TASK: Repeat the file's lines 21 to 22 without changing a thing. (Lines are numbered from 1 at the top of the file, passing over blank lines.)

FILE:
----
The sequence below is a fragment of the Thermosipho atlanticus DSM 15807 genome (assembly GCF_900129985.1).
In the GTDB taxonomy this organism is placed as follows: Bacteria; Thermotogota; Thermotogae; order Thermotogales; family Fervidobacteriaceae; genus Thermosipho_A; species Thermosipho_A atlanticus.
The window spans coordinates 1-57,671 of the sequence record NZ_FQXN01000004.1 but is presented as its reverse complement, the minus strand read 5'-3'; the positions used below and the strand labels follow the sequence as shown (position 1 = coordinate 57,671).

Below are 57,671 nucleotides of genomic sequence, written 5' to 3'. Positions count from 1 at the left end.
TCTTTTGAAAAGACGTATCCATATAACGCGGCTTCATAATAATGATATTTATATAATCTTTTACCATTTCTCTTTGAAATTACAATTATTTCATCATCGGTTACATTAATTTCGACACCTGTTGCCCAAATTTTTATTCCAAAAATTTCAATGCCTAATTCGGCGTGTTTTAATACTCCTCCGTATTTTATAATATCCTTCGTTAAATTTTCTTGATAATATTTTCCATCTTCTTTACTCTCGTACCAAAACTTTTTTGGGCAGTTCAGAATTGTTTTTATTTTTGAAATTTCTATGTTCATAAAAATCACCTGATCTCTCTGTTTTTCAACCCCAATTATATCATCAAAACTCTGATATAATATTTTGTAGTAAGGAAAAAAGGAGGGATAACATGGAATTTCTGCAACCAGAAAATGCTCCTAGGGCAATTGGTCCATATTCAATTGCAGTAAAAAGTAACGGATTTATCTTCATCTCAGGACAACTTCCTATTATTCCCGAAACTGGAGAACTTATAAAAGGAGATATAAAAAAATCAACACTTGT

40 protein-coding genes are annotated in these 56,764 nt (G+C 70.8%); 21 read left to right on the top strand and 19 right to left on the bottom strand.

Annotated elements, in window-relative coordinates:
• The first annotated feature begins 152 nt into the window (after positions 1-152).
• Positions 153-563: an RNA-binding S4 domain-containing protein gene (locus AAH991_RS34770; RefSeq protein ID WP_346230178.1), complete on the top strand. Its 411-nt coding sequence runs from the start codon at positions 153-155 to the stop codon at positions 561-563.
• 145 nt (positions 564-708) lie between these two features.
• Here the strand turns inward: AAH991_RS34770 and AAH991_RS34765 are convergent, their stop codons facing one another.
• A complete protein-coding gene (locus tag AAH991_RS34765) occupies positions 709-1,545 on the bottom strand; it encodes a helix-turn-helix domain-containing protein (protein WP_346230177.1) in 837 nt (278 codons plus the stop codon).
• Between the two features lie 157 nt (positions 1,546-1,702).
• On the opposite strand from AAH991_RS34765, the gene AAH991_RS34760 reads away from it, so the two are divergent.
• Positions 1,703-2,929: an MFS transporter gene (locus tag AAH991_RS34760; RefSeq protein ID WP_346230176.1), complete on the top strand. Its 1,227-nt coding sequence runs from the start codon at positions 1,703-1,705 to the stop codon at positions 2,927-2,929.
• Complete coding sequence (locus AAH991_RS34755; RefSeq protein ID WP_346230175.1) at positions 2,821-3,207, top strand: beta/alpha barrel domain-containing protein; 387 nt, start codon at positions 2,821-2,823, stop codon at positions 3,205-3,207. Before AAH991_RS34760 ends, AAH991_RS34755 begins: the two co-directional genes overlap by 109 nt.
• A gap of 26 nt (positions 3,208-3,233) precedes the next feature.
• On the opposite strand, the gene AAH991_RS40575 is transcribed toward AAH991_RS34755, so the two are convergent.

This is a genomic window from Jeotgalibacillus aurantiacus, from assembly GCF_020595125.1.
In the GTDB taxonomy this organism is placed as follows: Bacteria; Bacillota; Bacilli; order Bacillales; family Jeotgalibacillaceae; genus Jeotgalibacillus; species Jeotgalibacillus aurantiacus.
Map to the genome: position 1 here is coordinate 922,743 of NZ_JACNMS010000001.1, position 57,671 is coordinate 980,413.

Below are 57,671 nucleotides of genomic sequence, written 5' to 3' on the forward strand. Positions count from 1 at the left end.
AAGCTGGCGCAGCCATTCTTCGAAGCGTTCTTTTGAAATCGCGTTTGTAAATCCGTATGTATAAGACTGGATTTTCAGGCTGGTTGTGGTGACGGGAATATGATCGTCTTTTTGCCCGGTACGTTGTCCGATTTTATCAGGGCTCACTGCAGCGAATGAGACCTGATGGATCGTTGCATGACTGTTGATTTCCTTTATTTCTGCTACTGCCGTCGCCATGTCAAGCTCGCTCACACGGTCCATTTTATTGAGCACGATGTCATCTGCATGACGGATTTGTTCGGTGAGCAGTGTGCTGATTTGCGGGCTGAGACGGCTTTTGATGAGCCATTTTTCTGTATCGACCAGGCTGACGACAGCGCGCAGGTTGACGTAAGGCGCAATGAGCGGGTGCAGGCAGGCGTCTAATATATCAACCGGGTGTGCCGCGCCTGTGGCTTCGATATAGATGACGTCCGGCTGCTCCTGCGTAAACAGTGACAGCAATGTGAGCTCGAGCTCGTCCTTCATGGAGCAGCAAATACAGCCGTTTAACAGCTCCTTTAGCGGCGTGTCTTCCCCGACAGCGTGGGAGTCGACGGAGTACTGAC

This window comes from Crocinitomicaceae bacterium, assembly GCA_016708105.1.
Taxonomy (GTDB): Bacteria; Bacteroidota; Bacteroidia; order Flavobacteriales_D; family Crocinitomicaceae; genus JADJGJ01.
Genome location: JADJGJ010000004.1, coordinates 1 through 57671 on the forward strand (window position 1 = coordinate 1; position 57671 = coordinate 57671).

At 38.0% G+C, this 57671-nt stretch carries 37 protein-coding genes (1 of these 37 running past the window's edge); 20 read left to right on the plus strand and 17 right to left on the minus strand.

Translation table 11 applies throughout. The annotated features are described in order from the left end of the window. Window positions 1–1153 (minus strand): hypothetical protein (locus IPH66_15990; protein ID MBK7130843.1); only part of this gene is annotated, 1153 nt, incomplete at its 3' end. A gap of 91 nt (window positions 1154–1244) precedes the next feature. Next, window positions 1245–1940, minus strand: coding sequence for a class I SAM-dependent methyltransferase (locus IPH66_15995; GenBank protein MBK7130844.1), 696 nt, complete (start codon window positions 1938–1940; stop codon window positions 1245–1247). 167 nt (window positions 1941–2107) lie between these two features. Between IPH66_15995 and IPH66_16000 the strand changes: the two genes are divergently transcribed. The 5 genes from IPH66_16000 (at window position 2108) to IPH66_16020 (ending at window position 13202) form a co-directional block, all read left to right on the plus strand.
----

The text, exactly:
Map to the genome: position 1 here is coordinate 922,743 of NZ_JACNMS010000001.1, position 57,671 is coordinate 980,413.

Below are 57,671 nucleotides of genomic sequence, written 5' to 3' on the forward strand. Positions count from 1 at the left end.